Interpreting teams being blunt with each other for the sake of consumers

They did not seem to find a need to soften the statements with qualifiers or with the use of questions. As indicated earlier, this may be due to their comfort level with each other.

–Shaw, 1995 p. 265

I read the above statement in an article by Risa Shaw called “A conversation: Written feedback while team interpreting” and it summarized the many examples of respectfully blunt notes the interpreting team wrote to each other. I envy their rapport, that they were able to be so blunt with each other for the sake of their consumers! I felt the same envy when I read the article in the Views last spring by the husband-wife interpreting team and the notes they wrote to each other while teaming (Snyder & Snyder, 2011). I have not had many experiences with no-nonsense, helpful, “just-say-it” note-taking; yes, I have done notes, and it has been helpful, but I don’t think the notes between me and my partners have ever been as dedicated to excellence as these examples are.

Have you had the pleasure of such note-taking with your team interpreters? I would love to read some examples of notes you have written to each other that have had positive affects on the work at hand. Consumers: Have you even been aware of the feedback your interpreting teams are giving each other that is positively or negatively affecting the service you receive? Please leave comments.

References

Shaw, R. (1995). A conversation: Written feedback while team interpreting. In Elizabeth W. (Ed.) Mapping Our Course: A Collaborative Venture, pp. 245-276. Charlotte, NC: Conference of Interpreter Trainers. Retrieved from http://www.cit-asl.org/members/PDF/Proceedings/CIT%201994.pdf

Snyder, C. & Snyder, N. (2011). Let’s go team! Views 28(2). Alexandria, VA: Registry of Interpreters for the Deaf.

Video

Response to RID Invalid NIC Scores Announcement

The gist of my comments, for those who don’t know American Sign Language, is that we should trust the validity of the NIC (National Interpreter Certification) and the RID (Registry of Interpreters for the Deaf). This unfortunate incident of one individual’s corrupt behavior does not invalidate test scores any but 3% of test takers during the time in question; those candidates have already been notified and will have to retest. RID conducted the examination into this matter professionally in every way, and though I was frustrated myself while waiting for my test results for a long time, I now applaud RID for following a stringent protocol and maintaining secrecy about the situation until the investigation was complete. Please, consumers of interpreting services, continue to trust RID. It is a trustworthy organization. And please, fellow interpreters, do not doubt your scores. If you passed at the level you wanted, there is no need to retest. If you failed, you failed. Many of us fail tests the first time. Believe the results, learn what you need to learn to pass the test, and retake it. That’s what I did, and it worked. Again, this is a sad situation, but it has been handled. Let’s not let this get us down. We are good and RID is good. I am proud of us.

P.S. I forgot to include a link to the source announcement. I don’t want to post a link to the RID media page, because that link is constantly changing, so I will refer you to RID Addresses Invalid Rater Scores on National Interpreter Certification Exam — FAQs.

My Article on Vague Language (VL) Featured in RID Views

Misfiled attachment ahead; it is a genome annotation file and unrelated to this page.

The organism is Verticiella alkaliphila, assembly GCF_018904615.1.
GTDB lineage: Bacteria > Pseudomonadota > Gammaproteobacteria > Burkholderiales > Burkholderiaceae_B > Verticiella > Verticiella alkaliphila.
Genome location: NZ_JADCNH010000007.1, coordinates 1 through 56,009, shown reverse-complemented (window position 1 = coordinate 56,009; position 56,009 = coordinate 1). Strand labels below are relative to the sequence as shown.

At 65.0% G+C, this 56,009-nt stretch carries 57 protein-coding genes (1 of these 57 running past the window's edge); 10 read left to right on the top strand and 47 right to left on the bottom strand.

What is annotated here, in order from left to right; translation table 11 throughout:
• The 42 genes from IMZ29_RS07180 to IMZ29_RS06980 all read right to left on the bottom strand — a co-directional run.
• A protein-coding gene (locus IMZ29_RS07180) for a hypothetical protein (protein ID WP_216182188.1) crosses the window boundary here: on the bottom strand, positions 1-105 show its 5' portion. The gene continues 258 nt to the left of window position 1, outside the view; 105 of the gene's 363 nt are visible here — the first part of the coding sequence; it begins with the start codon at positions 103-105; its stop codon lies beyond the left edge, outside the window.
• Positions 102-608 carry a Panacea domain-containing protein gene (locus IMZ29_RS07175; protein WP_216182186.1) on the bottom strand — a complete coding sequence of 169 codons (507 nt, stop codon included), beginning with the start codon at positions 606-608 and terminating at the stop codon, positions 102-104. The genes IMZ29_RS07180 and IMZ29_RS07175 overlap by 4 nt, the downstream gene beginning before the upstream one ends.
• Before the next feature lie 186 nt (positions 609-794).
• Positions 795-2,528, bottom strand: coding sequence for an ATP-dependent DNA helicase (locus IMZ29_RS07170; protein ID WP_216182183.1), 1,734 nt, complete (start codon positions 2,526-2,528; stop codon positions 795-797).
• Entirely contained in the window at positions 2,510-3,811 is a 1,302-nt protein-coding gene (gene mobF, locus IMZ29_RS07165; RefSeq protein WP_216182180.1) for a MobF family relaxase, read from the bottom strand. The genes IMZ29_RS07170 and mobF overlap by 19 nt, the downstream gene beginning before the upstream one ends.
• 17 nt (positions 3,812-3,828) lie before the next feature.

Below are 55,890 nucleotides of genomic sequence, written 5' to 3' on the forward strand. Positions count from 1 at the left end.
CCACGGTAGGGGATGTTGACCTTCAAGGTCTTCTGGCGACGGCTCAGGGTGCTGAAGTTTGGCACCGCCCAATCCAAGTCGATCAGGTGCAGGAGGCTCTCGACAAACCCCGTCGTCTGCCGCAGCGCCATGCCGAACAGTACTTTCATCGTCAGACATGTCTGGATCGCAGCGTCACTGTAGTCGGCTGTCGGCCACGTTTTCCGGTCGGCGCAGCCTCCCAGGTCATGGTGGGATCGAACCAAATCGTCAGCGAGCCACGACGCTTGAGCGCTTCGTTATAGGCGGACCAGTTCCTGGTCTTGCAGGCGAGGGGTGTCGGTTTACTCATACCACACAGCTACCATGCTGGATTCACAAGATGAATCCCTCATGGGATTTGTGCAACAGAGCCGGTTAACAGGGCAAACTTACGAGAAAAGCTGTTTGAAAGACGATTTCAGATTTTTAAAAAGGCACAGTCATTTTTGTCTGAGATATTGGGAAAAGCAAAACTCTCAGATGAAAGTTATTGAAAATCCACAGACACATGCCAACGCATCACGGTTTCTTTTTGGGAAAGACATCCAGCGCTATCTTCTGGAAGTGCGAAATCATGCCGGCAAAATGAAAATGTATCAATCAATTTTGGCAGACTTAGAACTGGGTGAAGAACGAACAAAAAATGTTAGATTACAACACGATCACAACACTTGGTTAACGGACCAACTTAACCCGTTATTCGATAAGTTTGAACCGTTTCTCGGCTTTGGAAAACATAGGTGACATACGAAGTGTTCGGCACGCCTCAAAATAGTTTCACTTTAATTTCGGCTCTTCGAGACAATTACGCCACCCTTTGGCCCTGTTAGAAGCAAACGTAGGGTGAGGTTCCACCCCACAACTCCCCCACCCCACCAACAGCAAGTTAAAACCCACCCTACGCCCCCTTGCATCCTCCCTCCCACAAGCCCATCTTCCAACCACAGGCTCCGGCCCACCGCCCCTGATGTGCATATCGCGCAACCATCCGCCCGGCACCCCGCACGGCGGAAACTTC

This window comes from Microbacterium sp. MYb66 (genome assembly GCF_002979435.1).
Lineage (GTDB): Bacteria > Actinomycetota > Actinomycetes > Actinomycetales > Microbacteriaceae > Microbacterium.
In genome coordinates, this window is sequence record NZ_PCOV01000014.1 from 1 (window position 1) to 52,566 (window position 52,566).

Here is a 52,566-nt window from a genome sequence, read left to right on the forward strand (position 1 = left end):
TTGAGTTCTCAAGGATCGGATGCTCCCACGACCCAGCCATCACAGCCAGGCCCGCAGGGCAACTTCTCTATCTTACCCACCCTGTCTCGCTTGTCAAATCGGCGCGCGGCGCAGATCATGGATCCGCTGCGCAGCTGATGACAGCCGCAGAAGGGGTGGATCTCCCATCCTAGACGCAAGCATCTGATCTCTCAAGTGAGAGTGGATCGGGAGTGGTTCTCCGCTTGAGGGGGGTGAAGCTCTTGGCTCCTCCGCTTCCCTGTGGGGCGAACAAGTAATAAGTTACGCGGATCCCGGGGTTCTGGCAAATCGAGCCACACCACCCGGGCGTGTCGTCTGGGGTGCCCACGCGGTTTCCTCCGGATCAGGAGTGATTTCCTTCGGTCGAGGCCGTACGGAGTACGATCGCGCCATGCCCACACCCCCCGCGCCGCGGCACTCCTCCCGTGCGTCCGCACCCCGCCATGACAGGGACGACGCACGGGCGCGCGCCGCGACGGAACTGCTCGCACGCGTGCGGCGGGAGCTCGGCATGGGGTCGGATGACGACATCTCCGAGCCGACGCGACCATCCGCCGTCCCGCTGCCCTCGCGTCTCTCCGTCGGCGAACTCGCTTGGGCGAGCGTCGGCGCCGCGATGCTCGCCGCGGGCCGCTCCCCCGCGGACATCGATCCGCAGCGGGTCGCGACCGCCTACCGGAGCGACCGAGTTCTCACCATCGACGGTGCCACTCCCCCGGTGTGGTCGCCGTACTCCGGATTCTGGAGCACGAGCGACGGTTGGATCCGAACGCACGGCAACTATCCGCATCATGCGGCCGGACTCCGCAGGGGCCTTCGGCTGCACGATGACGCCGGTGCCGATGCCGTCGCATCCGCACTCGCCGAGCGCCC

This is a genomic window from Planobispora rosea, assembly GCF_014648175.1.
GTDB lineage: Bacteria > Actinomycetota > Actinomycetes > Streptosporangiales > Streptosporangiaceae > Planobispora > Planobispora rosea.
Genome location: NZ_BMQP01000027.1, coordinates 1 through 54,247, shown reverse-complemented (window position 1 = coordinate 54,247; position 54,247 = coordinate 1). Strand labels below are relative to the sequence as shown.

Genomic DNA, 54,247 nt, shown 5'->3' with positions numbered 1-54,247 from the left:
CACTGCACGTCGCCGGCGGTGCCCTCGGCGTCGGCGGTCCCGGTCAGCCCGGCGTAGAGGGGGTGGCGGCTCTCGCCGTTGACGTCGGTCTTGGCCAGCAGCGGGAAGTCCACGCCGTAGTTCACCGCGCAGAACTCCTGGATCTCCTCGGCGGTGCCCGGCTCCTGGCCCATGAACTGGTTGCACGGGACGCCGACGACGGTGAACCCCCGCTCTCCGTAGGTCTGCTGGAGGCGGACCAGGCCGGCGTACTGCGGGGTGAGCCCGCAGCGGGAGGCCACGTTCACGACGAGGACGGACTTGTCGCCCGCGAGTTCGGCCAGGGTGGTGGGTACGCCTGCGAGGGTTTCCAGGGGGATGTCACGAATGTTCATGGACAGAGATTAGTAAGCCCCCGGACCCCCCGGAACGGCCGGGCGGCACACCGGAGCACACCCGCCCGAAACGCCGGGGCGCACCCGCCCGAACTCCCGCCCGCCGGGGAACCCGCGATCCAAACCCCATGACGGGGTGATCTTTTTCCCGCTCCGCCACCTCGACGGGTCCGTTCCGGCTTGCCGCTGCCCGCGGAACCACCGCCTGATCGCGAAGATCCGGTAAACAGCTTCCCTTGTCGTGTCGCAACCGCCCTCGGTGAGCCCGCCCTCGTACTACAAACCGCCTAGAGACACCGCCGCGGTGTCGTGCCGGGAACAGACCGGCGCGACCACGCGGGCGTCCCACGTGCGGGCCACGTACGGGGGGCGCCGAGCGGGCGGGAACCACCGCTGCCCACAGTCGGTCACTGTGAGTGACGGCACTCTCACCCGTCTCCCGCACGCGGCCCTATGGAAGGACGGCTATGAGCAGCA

RID Views Cover Spring 2011My article “Interpreting Intentionally Vague Language” was featured in the RID Views, Spring 2011. If you read the article, or are already familiar with VL, I would like to know your thoughts on the subject, so please feel free to leave a comment on this blog post.

In case you’re interested, I teach workshops on VL and other topics— and love to travel. 🙂

I earned the title NIC Master and learned a lot along the way!

I am happy to announce that the results of the “practical” and “oral” exam I took in August came in today: I passed at the Master level! The certifying board is the RID (Registry of Interpreters for the Deaf), and the exam is the National Interpreter Certification exam co–developed by NAD (National Association of the Deaf) and RID. Master is the highest of three levels: NIC, NIC Advanced, and NIC Master.

I took this exam even though I was already RID-certified in 1998 and 1999, respectively, with the CI (Certificate of Interpretation) and CT (Certificate of Transliteration). The reason I took it was to stay current with my profession and show the interpreters I train and students I teach that I have mastered the test they hope to pass or advance in.

Studying for the interview portion of this exam got me more familiar than ever with the NAD–RID Code of Professional Conduct (CPC). This helped me become a more ethically minded interpreter who can think through dilemmas, see the perspectives of all the stakeholders, enact solutions, and foresee the short– and long–term effects of my actions. If for nothing else, I am glad I took the exam the professional development aspect.

I am grateful to Michelle Monahan, NIC Master, for her Mastering the Interview Portion of the NIC Exam workshop and to Windy Kellems, NIC Master, for being my study buddy as we practiced together to articulate answers to ethical dilemmas. You were both a great help, Michelle and Windy!

—Daniel Greene, BA, CI and CT, NIC Master 🙂

Day before oral exam prep ideas?

I’m sitting for an oral exam tomorrow that I have been preparing for the past two months (well, more than that, if you consider workshops and general studies). I’m going to be taking the RID NIC performance exam.

I would love to hear from people who have prepared for oral exams, board exams, etc. What did you do the day before the test to get yourself ready to excel?

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